Falling police numbers are not to blame for rising violence but a new approach is needed, the home secretary has said.
Writing in the Sunday Telegraph, Amber Rudd said evidence did not back up claims raised after recent shootings and stabbings in London that reduced resources were the cause of more crime.
A government strategy to tackle serious violence includes a new Offensive Weapons Bill for England and Wales.
Labour maintains the ability of police is affected by cuts to their numbers.
More than 50 people have been killed in London since the start of the year and a woman was arrested on suspicion of attempted murder on Saturday night after a man was stabbed outside Highbury & Islington station in north London.
In her article, Ms Rudd points out in the early 2000s, when serious violent crimes were at their highest, police numbers were rising.
Stop and search ‘vital’
The home secretary said she was determined to end a “devastating cycle of violence” and the government’s Serious Violence Strategy was the start of work to “radically change” how the problem is addressed.
As well as introducing new laws and powers, Ms Rudd pledged to work with representatives from local government, health, education and industry to address the root causes of crime.
She said the drug trade would be highlighted as a “key driver” of rising violence and pressure would be put on internet companies to clamp down on the incitement and glorification of violence on social media.
Ms Rudd described stop and search as a “vital policing tool” and said officers “will always have the government’s full support to use these powers properly”.
She added the “time for political quarrels is over”.
‘Not just angry young men’
Mo Timbo – now a pastor in Hull – grew up in Peckham in south-east London.
From the age of 14 he was heavily involved in gang culture, and sold drugs like cannabis and heroin.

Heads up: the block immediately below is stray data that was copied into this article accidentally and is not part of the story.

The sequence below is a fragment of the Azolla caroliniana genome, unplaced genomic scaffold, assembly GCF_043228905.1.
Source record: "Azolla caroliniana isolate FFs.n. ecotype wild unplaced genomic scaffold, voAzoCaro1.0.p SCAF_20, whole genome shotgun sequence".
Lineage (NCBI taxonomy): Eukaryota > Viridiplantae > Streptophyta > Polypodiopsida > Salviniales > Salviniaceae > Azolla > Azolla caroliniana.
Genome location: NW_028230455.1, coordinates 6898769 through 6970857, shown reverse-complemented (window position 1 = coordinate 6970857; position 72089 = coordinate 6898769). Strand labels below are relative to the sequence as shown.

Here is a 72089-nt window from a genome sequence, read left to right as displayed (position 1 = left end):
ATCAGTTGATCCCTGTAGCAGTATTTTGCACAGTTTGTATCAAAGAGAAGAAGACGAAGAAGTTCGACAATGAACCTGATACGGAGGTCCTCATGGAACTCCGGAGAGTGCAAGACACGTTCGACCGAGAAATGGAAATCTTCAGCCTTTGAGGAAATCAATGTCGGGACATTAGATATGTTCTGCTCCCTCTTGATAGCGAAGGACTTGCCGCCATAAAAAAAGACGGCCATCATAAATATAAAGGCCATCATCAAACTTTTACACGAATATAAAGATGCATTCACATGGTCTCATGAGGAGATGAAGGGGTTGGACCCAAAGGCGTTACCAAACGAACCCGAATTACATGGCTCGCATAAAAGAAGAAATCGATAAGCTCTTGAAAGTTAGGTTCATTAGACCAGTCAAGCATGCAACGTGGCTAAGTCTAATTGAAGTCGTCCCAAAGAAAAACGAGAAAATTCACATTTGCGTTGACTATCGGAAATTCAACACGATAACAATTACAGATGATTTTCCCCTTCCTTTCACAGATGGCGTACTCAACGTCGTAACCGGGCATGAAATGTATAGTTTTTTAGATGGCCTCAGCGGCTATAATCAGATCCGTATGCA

“By the age of 19, I’d been stabbed, arrested several times and I found myself serving time in prison,” he told Radio Humberside’s James Hogarth.
“For the society I was part of, that seemed to be a very normal thing.”
Mo agreed with Ms Rudd’s assessment that falling police numbers may not be linked to the rise in violence.
“With more stop and searches and more police around, it almost sends a message out to the gangs that it’s you against us. So we would stick together to the point where rival gangs would come together as a team against the police,” he said.
“It’s not down to one thing. There are so many deep issues we need to work on,” he added.
“Look at the family – what happens in the household? (If) you’re no longer finding that nurturing at home, you’re finding it on the streets. I wouldn’t say it’s just down to angry young men.”
The Offensive Weapons Bill will be brought before MPs within weeks.
It proposes tough restrictions on online sales of knives – preventing them from being posted to residential addresses – and it would become illegal to possess in private certain weapons such as zombie knives and knuckle-dusters.
The sale of the most dangerous corrosive products to under-18s would also be banned and there will be a consultation on extending stop and search powers to enable the police to seize acid from people carrying it in public without good reason.
Other measures in the bill include making it an offence to possess a knife on a further education premises.
Shadow home secretary Diane Abbott welcomed the proposed legislation but said Conservative cuts had undermined the police’s ability to enforce the new powers.
“The Tories need to put their money where their mouth is, give the police the resources they need to keep people safe and pursue a collaborative approach to tackling violent crime on our streets,” she said.